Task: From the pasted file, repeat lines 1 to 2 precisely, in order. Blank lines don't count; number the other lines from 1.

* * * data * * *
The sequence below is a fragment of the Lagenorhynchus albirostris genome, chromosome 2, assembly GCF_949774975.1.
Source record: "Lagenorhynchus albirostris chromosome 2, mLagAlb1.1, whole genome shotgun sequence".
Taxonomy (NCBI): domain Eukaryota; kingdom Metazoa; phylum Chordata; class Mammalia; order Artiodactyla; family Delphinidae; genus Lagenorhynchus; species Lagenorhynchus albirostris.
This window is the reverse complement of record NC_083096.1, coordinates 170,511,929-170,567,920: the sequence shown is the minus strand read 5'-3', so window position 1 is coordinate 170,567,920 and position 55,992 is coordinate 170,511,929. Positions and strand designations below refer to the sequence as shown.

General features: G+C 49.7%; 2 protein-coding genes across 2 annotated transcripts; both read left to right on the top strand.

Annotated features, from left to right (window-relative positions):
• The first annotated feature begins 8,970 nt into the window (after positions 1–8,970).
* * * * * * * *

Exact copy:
The sequence below is a fragment of the Lagenorhynchus albirostris genome, chromosome 2, assembly GCF_949774975.1.
Source record: "Lagenorhynchus albirostris chromosome 2, mLagAlb1.1, whole genome shotgun sequence".